Last reviewed September 2014
Minnesota Issues Resource Guides
This guide is compiled by staff at the Minnesota Legislative Reference Library on a topic of interest to Minnesota legislators. It is designed to provide an introduction to the topic, directing the user to a variety of sources, and is not intended to be exhaustive.
The concept of universal school vouchers was introduced in the United States by the essay, "The Role of Government in Education", written by Milton Friedman in 1955. Although the article received little attention at the time, several decades later the idea would generate much debate. Theoretically, in a voucher program, the state issues parents a voucher in the amount of the cost of the child's education and the voucher may be used at any school the parent chooses. The reality is somewhat different. Parental income restrictions to qualify for a voucher, monetary limits of vouchers, and restrictions on which schools accept vouchers all serve to limit the scope of choice in voucher programs.
One of the first voucher programs started in 1972 when Alum Rock Union Elementary School District in San Jose, California conducted a five year public school voucher demonstration program with the federal government. The Rand Corporation examined the program and in 1974 published, A Public School Voucher Demonstration: The First Year at Alum Rock, Summary and Conclusions.
In 1989 Milwaukee, Wisconsin enacted a school voucher program that allowed students to attend private, nonsectarian schools at taxpayer expense. It began in 1990 and became the first program in the United States to significantly subsidize private schools with public dollars. The 1995 Wisconsin Legislature expanded the Milwaukee program to include private, religious schools. In June 1998 the Supreme Court of Wisconsin in its Jackson v. Benson decision, upheld the expansion of the program to include religious schools. The United States Supreme Court declined to consider a challenge to this ruling.
State legislatures have made numerous attempts to pass a variety of voucher programs. Of those that were created, most have been challenged in court based on First Amendment issues related to the separation of church and state/establishment of religion. A three part test has been used frequently to determine the constitutionality of school voucher laws. It was included in Chief Justice Burger's 1971 United States Supreme Court ruling in Lemon v. Kurtzman. It states, "First, the statute must have a secular legislative purpose; second, its principal or primary effect must be one that neither advances nor inhibits religion; finally, the statute must not foster an excessive government entanglement with religion." According to the National Conference of State Legislatures, 13 states and the District of Columbia currently provide some type of state-funded school voucher program for qualifying students.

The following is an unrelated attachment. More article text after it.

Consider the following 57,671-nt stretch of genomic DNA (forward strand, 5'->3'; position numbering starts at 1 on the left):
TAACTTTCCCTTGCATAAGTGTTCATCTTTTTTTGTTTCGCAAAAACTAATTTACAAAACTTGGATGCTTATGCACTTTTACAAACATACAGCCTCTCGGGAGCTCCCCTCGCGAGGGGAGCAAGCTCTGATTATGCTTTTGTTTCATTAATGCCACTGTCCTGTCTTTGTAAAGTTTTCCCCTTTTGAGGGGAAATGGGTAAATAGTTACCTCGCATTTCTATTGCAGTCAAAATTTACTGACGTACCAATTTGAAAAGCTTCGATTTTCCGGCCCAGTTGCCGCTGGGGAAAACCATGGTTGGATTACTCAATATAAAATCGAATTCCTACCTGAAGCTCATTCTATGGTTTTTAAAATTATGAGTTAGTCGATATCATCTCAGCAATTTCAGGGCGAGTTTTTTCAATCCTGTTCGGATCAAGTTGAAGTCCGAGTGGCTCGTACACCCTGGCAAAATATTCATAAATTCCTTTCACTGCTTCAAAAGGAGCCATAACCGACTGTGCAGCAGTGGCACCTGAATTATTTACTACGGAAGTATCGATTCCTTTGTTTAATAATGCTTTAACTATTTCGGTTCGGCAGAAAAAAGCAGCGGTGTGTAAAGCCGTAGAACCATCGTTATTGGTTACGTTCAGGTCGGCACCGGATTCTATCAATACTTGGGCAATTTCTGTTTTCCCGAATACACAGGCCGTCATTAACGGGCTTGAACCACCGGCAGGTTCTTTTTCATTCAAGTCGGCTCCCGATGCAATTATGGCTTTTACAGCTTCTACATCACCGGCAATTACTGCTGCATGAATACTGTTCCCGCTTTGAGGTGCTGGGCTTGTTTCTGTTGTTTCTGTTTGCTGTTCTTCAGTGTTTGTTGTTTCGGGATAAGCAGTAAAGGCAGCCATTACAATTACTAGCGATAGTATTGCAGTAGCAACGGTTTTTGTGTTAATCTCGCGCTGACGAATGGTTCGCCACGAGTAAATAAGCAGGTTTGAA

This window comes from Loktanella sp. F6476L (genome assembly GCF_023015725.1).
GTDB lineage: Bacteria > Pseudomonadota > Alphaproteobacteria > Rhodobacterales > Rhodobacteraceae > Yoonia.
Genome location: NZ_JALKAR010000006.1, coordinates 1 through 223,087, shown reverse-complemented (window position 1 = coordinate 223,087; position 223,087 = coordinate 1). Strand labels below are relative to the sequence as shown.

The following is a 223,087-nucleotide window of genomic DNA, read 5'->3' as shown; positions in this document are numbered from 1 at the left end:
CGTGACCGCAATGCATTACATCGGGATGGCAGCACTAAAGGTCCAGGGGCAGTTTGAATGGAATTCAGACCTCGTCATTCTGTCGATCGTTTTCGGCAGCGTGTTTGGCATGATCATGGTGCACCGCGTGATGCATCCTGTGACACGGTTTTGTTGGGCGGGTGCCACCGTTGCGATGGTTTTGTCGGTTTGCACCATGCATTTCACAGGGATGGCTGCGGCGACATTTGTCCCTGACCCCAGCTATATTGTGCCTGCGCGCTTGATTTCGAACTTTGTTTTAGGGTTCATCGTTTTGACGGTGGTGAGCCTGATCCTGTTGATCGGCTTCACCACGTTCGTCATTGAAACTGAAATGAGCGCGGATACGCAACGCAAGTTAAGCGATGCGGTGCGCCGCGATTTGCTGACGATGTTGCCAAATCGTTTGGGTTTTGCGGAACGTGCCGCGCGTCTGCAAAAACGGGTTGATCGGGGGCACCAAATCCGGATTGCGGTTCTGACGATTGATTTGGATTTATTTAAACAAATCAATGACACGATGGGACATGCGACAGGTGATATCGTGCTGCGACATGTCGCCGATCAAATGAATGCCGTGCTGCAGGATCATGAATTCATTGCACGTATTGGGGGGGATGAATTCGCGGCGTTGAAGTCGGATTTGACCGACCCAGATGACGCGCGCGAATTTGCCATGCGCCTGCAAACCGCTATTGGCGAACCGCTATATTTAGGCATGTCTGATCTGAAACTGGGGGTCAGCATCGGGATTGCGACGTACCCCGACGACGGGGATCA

Minnesota has passed various pieces of legislation enabling parents to take tax deductions for educational expenses. These income tax deductions date as far back as 1955 with the passage of Laws of Minnesota 1955, Chapter 741. A system of tax credits for students attending nonpublic elementary and secondary schools was enacted by the Minnesota Legislature in 1971 (Laws of Minnesota 1971, Chapter 944). Minnesota's law was implemented from 1971-1973. In 1972, a Minnesota state trial court found the Minnesota law constitutional. The law shared many similarities with a New York program that was found unconstitutional by the United States Supreme Court in 1973 (Committee for Public Education v. Nyquist). In 1974, the Minnesota Supreme Court complied with the Nyquist precedent and ruled this Minnesota tax credit unconstitutional. In 1983 the United States Supreme Court in Mueller v. Allen upheld the state's 1955 income tax deductions for dependents' educational expenses. For additional information on Minnesota educational tax credits consult Income Tax Deductions and Credits for Public and Nonpublic Education in Minnesota.
Minnesota experienced a flurry of voucher activity in the mid to late 1990's. Then-Minnesota-Governor Arne Carlson actively supported educational voucher programs. During the 1996 legislative session his proposed voucher legislation was rejected by the committee that considered it, never reaching the full House or Senate for a vote. In the 1997 regular legislative session various reform proposals were introduced including "common schools of excellence" and increased tuition tax credits. The K-12 funding bill, House File 1684, was passed in the regular 1997 session but vetoed by the Governor, in part, because his proposal for increased funding for private school expenses was excluded from the bill. During the first special session of 1997, a new K-12 funding bill (Laws of Minnesota 1st Special Session 1997, Chapter 4, Article 13) was passed that included increases in education tax credits. The current Minnesota Education Credit is in Minnesota Statutes 290.0674.